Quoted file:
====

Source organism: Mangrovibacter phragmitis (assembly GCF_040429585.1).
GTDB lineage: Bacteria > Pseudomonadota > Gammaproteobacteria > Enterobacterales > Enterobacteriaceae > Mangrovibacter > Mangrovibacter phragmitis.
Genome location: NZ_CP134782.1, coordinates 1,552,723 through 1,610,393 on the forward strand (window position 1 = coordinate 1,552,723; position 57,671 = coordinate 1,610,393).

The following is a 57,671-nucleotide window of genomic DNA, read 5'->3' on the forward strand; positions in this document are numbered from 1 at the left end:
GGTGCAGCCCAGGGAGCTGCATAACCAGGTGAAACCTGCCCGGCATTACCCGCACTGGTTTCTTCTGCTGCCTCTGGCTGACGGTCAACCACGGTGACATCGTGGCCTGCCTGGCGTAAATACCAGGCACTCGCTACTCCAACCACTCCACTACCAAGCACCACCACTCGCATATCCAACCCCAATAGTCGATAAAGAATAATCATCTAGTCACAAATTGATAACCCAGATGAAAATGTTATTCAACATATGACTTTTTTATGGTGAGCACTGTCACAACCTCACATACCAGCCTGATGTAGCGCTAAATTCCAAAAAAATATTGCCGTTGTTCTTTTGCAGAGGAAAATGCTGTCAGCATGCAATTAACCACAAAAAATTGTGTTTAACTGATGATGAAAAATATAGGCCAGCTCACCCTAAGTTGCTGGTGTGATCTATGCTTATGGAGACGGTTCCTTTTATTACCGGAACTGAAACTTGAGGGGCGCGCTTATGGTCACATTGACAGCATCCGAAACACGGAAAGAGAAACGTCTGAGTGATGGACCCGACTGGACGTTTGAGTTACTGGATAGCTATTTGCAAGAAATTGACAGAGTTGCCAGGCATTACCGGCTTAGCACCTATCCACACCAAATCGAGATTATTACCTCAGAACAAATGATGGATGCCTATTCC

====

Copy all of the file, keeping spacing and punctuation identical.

Source organism: Mangrovibacter phragmitis (assembly GCF_040429585.1).
GTDB lineage: Bacteria > Pseudomonadota > Gammaproteobacteria > Enterobacterales > Enterobacteriaceae > Mangrovibacter > Mangrovibacter phragmitis.
Genome location: NZ_CP134782.1, coordinates 1,552,723 through 1,610,393 on the forward strand (window position 1 = coordinate 1,552,723; position 57,671 = coordinate 1,610,393).

The following is a 57,671-nucleotide window of genomic DNA, read 5'->3' on the forward strand; positions in this document are numbered from 1 at the left end:
GGTGCAGCCCAGGGAGCTGCATAACCAGGTGAAACCTGCCCGGCATTACCCGCACTGGTTTCTTCTGCTGCCTCTGGCTGACGGTCAACCACGGTGACATCGTGGCCTGCCTGGCGTAAATACCAGGCACTCGCTACTCCAACCACTCCACTACCAAGCACCACCACTCGCATATCCAACCCCAATAGTCGATAAAGAATAATCATCTAGTCACAAATTGATAACCCAGATGAAAATGTTATTCAACATATGACTTTTTTATGGTGAGCACTGTCACAACCTCACATACCAGCCTGATGTAGCGCTAAATTCCAAAAAAATATTGCCGTTGTTCTTTTGCAGAGGAAAATGCTGTCAGCATGCAATTAACCACAAAAAATTGTGTTTAACTGATGATGAAAAATATAGGCCAGCTCACCCTAAGTTGCTGGTGTGATCTATGCTTATGGAGACGGTTCCTTTTATTACCGGAACTGAAACTTGAGGGGCGCGCTTATGGTCACATTGACAGCATCCGAAACACGGAAAGAGAAACGTCTGAGTGATGGACCCGACTGGACGTTTGAGTTACTGGATAGCTATTTGCAAGAAATTGACAGAGTTGCCAGGCATTACCGGCTTAGCACCTATCCACACCAAATCGAGATTATTACCTCAGAACAAATGATGGATGCCTATTCC